Treasury explains mechanics of costing
This is what The Star asked the National Treasury:
1. Is the “total construction payment” of R684 515 256 the whole amount spent on construction? If not, what’s the construction cost?
2. What do the “operating costs” of R1 766 604 527 refer to? If this is the total operating cost over 25 years, then what’s the rest of the project cost for?
3. There are three sets of debt/loan principal and debt/loan interest payments. In each case, the interest is greater than the debt/loan. Why?
4. Why is there an additional “financing costs and fees” amount of R130 890 096?
5. Why is the government being billed for a private consortium’s borrowing costs?
6. There’s a listing for “corporate tax” for R729 717 265. Surely this shouldn’t be part of a government budget? Does this mean the government is paying the private consortium’s tax bill on this project?
7. There’s a listing for “VAT payable” for R1 201 484 028. This seems to work out at nearly 18 percent, and it’s apparently calculated on everything (including the “corporate tax”, the financing and debt costs, etc). How is this VAT calculated?
8. Why is there a listing for VAT anyway – doesn’t the government or its contractors claim back VAT payments?
9. The first unitary payment is listed as R95.5m including VAT. What’s the unitary payment in the last year of the contract (year 27)?
This was the National Treasury’s response:
The new DEA head office is a serviced accommodation project delivered via a public private partnership. A contract was concluded in July 2012, with the private party (a special-purpose vehicle registered for tax and VAT according to South African laws) to design, build, finance, maintain and operate the building according to a set of specifications, for 25 years.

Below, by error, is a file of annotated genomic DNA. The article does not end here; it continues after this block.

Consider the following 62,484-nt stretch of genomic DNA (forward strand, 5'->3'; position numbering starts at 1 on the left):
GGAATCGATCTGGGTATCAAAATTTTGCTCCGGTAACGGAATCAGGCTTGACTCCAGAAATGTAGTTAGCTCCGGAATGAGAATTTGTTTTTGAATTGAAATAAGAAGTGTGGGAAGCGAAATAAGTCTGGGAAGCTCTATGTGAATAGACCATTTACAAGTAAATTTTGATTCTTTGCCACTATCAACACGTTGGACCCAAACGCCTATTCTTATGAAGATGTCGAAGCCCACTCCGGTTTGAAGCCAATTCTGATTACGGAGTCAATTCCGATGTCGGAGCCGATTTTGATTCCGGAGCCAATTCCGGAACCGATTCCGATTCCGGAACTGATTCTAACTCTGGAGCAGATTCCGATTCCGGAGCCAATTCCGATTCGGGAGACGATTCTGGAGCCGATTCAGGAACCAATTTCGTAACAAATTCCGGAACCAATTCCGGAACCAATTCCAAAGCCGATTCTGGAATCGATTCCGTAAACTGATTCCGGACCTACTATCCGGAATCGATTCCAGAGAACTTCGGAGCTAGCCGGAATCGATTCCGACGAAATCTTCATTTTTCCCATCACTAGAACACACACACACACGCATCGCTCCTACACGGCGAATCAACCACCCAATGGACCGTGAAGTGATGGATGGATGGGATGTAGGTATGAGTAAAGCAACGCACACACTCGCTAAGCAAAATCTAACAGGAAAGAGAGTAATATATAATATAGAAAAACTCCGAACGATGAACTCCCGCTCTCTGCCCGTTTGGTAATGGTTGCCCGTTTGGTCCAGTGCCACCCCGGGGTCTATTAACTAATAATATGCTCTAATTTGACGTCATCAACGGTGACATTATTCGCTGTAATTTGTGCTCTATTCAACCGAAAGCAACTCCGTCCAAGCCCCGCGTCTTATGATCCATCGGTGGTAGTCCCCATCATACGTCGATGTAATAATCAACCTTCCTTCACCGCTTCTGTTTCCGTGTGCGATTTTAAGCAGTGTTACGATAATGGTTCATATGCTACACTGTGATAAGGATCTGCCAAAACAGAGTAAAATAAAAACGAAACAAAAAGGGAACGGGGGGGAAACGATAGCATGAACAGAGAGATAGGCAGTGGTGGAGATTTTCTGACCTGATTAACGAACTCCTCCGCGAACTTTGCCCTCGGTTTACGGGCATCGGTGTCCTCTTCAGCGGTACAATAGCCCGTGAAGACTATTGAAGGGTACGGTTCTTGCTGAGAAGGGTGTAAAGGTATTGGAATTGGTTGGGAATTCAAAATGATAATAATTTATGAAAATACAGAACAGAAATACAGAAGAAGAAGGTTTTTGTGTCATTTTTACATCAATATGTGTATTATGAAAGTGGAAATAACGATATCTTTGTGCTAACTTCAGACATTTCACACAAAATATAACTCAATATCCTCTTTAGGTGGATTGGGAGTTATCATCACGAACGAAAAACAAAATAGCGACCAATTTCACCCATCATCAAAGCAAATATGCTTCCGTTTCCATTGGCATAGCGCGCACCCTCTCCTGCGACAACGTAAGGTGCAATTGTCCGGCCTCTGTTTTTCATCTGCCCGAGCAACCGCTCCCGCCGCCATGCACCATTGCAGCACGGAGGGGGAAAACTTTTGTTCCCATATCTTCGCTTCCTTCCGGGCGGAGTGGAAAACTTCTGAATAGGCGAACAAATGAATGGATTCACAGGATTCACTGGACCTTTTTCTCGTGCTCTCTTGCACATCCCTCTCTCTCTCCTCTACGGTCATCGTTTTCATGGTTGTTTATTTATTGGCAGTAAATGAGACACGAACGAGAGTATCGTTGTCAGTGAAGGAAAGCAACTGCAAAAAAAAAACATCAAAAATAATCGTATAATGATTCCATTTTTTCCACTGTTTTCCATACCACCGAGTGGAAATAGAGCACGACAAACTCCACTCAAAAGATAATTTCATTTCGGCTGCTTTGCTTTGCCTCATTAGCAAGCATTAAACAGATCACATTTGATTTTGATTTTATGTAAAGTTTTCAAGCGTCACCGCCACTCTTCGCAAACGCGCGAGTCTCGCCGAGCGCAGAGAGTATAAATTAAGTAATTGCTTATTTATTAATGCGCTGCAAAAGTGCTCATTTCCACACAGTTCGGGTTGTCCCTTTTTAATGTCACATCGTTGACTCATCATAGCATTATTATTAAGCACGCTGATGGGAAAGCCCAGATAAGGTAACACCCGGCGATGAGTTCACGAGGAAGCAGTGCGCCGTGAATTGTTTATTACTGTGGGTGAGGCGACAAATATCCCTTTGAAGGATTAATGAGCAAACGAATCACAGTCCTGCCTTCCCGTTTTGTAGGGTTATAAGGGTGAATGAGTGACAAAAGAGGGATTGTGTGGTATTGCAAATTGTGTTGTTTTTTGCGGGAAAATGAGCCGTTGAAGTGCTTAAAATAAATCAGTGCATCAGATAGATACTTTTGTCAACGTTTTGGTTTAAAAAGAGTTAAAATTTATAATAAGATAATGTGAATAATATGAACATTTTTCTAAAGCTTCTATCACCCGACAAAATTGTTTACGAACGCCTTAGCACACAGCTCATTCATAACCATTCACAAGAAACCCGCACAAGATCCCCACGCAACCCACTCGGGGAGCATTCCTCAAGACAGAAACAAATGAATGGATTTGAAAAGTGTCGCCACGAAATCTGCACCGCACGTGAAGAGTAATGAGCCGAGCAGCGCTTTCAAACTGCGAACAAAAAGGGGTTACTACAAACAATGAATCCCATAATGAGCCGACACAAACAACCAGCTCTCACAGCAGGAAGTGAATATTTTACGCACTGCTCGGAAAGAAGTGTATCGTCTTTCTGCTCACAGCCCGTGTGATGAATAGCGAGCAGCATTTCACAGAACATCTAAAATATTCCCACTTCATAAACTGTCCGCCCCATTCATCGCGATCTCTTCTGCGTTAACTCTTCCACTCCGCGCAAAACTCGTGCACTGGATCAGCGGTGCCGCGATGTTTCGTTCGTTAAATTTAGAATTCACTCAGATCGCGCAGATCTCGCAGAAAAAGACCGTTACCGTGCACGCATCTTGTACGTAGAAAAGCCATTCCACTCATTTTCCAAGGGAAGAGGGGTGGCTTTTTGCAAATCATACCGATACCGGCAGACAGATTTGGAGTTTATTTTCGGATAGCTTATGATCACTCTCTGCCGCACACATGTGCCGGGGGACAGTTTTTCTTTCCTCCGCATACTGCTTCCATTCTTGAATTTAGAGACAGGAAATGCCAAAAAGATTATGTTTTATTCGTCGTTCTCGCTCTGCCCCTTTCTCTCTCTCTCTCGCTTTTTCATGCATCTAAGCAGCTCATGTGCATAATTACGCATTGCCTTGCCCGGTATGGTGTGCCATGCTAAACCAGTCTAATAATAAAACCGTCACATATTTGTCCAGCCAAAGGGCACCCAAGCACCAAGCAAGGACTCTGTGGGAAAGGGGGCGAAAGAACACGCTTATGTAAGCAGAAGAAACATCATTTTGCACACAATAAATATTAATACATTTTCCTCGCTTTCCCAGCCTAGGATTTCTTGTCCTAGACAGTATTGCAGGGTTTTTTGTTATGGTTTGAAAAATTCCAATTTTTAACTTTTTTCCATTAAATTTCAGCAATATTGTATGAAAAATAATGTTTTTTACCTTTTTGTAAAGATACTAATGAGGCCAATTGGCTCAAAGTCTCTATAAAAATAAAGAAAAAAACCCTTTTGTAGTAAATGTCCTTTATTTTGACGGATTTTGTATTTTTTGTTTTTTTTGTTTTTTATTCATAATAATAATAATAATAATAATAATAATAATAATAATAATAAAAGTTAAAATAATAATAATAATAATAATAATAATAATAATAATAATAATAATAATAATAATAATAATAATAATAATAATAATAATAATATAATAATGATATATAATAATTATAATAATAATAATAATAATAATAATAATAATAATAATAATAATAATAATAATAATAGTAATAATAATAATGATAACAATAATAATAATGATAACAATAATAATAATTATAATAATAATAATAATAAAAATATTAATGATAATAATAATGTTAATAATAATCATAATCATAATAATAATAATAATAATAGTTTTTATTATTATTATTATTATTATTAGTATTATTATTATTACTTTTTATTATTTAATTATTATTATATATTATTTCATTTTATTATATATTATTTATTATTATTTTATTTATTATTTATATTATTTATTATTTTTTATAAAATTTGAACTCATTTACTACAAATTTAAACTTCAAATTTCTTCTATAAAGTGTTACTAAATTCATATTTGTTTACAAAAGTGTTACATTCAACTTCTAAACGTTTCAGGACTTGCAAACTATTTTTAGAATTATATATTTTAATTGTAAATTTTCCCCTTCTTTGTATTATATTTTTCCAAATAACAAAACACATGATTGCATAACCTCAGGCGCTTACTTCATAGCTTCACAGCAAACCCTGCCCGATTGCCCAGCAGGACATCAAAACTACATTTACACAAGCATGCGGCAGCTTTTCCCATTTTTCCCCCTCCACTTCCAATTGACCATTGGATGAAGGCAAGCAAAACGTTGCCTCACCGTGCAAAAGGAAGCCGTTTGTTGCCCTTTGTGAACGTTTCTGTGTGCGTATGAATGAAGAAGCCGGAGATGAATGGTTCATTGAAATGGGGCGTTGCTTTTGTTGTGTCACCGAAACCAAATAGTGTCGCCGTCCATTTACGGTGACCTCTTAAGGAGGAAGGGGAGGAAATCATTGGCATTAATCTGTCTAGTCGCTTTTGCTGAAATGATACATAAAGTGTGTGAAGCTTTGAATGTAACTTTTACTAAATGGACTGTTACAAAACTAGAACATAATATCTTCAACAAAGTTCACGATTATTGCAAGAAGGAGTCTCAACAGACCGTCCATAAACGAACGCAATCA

This required the private party to go to the market and raise funding for the project.
The funding includes both debt of R434.5m and equity of R133m; the debt on which interest is payable over a 20-year period and the equity which earns a return on investment.
The DEA will receive from the private party a monthly tax invoice for the building and services inclusive of VAT (with reference to the questions on the payment of VAT, this is in line with all service providers contracted to the government).
The first monthly unitary payment is due only from the date of service commencement which was in September. The payment is dependent on the performance by the private party according to the contracted performance levels, including maintenance and life-cycle replacements.
Operational costs over the contract will be R1 766 617 and life-cycle replacements will come to R543m. This will ensure that the building is in mint condition at the end of the contract term.
Penalties may be deducted from the unitary payment in cases of non-performance, and repeated non-performance would result in breach and termination.
The unitary payment payable for September to March (end of the financial year) will be R71.6m. For the 12 months from April to March 2016, the unitary payment is forecast to be R130.9m at a level of 6.2 percent. (The unitary payment at year 25 will depend on movements in the consumer price index over the life of the contract.)
To develop the project and contract entered into, as well as design, construct and commission the building from July 2012 to August 2014, cost R889m, including construction cost of R684.5m. The rest is fees payable to the team that put the contract together.